Before I started Nora I’d already decided that I’d wear a shirt under the stripy version because the front is actually a bit higher than I like so, when I make my next one, I’ll lengthen the front somewhat but still keep a ’step’. I’ve been wearing it with my favourite The Maker’s Atelier Holiday Shirt underneath and I love how it looks together. I bought some beautiful Liberty fleece-back sweatshirt fabric from Fabrics Galore at the recent Knitting & Stitching show which I’ll use to make the Nora with the high roll collar instead and the long cuffs will roll back to show the contrast colour, it’s going to be so cosy. I reckon you could make it in a drapey woven fabric too BUT  you’d have to make the neckline larger because you wouldn’t get your head through otherwise!!

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No make up selfie in Threadquarters! I really like all the hem interest going on.

Thank you Tilly for the chance to try out Nora, I’m definitely a fan and I think there will certainly be a few versions of her finding their way into my wardrobe over the autumn and winter…and then there will be short-sleeve versions when the spring arrives!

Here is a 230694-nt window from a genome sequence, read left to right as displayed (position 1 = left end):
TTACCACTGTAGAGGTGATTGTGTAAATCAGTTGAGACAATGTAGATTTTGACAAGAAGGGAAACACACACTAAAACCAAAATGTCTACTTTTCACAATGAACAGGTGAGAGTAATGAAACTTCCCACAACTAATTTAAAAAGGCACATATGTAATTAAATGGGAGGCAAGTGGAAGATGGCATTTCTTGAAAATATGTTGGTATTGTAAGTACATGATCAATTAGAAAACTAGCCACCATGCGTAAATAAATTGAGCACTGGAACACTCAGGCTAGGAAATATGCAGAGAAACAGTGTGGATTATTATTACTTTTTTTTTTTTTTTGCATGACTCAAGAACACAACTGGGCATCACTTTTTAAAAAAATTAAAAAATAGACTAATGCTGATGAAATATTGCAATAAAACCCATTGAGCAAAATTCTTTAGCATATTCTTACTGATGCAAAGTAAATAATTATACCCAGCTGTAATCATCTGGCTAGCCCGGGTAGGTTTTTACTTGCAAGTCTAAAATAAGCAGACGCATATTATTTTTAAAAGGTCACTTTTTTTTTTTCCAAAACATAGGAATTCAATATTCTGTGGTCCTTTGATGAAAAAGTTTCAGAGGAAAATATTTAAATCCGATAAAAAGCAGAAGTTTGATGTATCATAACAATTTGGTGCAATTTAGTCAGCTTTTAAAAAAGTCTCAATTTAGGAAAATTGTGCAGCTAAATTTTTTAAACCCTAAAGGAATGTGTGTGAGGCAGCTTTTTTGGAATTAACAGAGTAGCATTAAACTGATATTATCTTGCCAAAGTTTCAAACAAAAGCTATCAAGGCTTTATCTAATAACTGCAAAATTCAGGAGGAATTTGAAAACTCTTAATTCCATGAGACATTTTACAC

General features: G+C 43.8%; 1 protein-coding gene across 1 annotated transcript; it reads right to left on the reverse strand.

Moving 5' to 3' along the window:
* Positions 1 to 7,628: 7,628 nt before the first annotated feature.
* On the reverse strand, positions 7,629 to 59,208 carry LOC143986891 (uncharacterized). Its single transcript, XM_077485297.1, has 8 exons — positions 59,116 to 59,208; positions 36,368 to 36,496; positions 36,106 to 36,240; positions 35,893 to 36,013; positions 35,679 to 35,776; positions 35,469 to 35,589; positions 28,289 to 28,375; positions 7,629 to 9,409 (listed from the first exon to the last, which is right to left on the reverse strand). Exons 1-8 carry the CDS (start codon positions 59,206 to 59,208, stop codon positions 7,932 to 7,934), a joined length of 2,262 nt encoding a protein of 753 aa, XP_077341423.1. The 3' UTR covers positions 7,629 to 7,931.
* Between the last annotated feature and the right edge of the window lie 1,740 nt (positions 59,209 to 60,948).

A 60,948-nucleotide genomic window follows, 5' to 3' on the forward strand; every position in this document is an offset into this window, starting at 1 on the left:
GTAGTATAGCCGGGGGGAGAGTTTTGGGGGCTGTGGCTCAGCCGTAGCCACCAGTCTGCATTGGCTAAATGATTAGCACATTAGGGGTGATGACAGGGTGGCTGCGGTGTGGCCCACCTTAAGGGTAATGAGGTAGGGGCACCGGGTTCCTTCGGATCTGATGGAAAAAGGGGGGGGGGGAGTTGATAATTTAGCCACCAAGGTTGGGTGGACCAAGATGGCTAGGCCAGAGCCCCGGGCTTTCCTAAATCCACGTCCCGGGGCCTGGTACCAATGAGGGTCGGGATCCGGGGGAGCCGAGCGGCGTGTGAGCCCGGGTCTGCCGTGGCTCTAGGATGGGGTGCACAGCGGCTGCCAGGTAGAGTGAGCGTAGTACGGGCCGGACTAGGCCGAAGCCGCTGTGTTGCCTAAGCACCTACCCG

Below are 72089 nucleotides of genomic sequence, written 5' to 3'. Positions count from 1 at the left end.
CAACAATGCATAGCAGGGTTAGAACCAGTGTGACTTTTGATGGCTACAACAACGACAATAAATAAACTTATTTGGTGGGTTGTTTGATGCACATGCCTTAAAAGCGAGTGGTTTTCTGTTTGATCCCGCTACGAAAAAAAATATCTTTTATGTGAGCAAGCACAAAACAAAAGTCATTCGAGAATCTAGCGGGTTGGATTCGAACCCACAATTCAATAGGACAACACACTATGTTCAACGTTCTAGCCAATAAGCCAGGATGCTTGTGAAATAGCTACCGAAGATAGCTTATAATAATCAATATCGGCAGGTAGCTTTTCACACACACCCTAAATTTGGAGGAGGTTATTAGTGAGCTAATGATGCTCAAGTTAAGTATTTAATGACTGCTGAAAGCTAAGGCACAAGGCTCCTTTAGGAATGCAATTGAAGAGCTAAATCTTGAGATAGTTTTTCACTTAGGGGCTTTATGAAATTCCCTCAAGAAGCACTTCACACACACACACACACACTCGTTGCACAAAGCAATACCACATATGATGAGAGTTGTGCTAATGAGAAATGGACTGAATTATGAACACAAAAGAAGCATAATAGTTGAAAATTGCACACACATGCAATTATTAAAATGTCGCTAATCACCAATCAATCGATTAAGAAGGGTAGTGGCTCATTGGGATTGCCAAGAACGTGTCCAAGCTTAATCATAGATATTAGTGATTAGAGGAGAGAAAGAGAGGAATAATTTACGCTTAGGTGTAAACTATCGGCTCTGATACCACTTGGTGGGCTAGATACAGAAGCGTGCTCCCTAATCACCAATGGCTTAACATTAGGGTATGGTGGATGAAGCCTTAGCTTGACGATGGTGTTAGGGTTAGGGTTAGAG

Until next time,

Happy sewing

Sue

 

a new self drafted top.

I first made the original of this top two years ago copying a Jigsaw top which I wrote about here (the words are still there if you want to read it but something has corrupted the photos unfortunately) but this is what it looked like, the grey one is the original.IMG_3332

When I made the first version I started by making a plan of all the measurements and dimensions of the original top. IMG_3331

I wanted to experiment with a couple of changes to this pattern so I used some plain jersey from the stash which wasn’t earmarked for a specific project. It wasn’t as fluid as the striped version so I decided to make it a slightly more structured shape with a curved and faced hem, I brought the neckline in a bit and changed the collar, and finally made the cuffs more ruched.